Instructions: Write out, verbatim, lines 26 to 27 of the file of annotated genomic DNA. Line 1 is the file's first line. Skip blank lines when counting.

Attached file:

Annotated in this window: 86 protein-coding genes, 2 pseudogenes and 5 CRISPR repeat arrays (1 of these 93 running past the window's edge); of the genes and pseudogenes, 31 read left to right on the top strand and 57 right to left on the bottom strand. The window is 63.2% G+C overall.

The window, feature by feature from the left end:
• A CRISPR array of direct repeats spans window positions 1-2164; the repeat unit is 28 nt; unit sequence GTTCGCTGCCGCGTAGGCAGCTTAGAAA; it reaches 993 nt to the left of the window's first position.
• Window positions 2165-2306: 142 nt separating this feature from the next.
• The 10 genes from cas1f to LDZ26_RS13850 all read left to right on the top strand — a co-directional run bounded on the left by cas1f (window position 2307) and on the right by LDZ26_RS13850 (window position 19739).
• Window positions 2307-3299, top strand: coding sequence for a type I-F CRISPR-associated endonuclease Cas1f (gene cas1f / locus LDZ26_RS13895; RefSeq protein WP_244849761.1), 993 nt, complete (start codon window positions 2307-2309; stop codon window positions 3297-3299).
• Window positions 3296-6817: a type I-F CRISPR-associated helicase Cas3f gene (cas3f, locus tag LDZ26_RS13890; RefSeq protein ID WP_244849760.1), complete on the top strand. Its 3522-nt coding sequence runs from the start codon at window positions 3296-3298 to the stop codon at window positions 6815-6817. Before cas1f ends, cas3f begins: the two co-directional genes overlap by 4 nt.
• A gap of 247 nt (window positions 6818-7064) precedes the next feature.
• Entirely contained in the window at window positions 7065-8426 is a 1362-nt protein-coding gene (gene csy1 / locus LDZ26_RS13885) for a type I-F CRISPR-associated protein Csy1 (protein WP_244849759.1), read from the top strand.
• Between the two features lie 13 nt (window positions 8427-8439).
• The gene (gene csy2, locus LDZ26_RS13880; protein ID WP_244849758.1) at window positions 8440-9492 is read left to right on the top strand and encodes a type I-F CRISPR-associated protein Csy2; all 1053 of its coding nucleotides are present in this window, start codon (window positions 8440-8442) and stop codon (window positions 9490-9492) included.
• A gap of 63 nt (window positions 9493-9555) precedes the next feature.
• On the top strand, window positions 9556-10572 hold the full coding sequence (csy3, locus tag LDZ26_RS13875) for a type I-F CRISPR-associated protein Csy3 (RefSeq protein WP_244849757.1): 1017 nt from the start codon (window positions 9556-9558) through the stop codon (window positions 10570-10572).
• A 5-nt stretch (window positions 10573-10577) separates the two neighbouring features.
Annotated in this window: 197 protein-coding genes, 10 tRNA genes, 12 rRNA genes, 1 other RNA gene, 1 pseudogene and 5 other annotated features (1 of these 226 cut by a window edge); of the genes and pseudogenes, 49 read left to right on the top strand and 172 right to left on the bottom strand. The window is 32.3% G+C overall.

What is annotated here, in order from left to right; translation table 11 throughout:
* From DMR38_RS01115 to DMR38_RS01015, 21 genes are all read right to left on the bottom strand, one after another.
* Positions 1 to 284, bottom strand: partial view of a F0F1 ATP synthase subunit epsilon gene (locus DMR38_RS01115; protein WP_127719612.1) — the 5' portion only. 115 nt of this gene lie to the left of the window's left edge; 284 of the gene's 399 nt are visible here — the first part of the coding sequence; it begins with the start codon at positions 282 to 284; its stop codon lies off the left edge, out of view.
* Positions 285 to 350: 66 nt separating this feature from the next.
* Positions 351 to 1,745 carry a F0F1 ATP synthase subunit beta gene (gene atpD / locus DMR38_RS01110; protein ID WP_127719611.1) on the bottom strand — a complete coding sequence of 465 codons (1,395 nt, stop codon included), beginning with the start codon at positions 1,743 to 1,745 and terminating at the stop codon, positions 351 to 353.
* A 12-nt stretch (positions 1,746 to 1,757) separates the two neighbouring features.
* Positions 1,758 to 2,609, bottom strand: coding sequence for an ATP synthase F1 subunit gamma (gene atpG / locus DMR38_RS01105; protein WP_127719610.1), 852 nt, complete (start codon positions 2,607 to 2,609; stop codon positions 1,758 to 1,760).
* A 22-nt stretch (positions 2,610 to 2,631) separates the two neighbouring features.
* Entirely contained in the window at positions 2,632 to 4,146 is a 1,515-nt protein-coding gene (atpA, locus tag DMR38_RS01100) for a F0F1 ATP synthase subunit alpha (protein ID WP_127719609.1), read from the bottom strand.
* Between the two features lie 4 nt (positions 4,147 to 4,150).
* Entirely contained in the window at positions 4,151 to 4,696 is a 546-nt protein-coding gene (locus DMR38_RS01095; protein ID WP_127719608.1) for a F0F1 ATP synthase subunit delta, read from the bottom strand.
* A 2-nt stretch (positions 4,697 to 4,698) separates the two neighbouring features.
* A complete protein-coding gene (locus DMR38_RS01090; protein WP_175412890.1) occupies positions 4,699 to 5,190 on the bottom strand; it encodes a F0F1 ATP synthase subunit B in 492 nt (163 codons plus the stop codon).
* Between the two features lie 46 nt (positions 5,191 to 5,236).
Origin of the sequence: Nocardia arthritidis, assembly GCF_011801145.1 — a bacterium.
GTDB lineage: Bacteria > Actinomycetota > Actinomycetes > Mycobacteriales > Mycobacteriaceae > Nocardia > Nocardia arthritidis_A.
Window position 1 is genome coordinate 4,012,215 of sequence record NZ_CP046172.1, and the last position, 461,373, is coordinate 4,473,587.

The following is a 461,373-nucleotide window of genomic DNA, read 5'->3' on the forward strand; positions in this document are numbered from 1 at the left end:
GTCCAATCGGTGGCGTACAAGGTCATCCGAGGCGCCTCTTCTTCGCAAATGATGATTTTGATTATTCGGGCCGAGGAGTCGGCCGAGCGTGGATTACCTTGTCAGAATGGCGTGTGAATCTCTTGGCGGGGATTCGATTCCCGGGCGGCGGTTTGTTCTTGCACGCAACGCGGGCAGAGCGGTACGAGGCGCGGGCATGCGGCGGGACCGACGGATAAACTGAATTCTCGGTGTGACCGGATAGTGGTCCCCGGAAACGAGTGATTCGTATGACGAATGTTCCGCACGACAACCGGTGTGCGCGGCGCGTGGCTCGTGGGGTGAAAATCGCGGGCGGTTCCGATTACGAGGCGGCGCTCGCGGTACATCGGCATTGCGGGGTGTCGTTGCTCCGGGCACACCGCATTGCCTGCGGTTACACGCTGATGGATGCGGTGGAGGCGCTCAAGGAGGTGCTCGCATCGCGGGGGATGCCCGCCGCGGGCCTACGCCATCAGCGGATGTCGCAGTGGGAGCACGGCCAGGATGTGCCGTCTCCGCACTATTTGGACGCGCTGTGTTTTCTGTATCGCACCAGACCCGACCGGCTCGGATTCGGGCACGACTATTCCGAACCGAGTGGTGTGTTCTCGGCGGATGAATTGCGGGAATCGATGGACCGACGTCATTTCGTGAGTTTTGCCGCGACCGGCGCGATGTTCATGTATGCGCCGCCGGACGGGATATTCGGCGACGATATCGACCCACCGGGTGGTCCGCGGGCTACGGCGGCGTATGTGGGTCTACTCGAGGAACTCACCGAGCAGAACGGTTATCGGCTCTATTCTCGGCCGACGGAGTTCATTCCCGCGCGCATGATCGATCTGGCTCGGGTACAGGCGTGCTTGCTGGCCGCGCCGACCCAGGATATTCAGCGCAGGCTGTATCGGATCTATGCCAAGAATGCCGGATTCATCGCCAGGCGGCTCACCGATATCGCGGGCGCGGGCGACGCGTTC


* Entirely contained in the window at positions 4,151 to 4,696 is a 546-nt protein-coding gene (locus DMR38_RS01095; protein ID WP_127719608.1) for a F0F1 ATP synthase subunit delta, read from the bottom strand.
* A 2-nt stretch (positions 4,697 to 4,698) separates the two neighbouring features.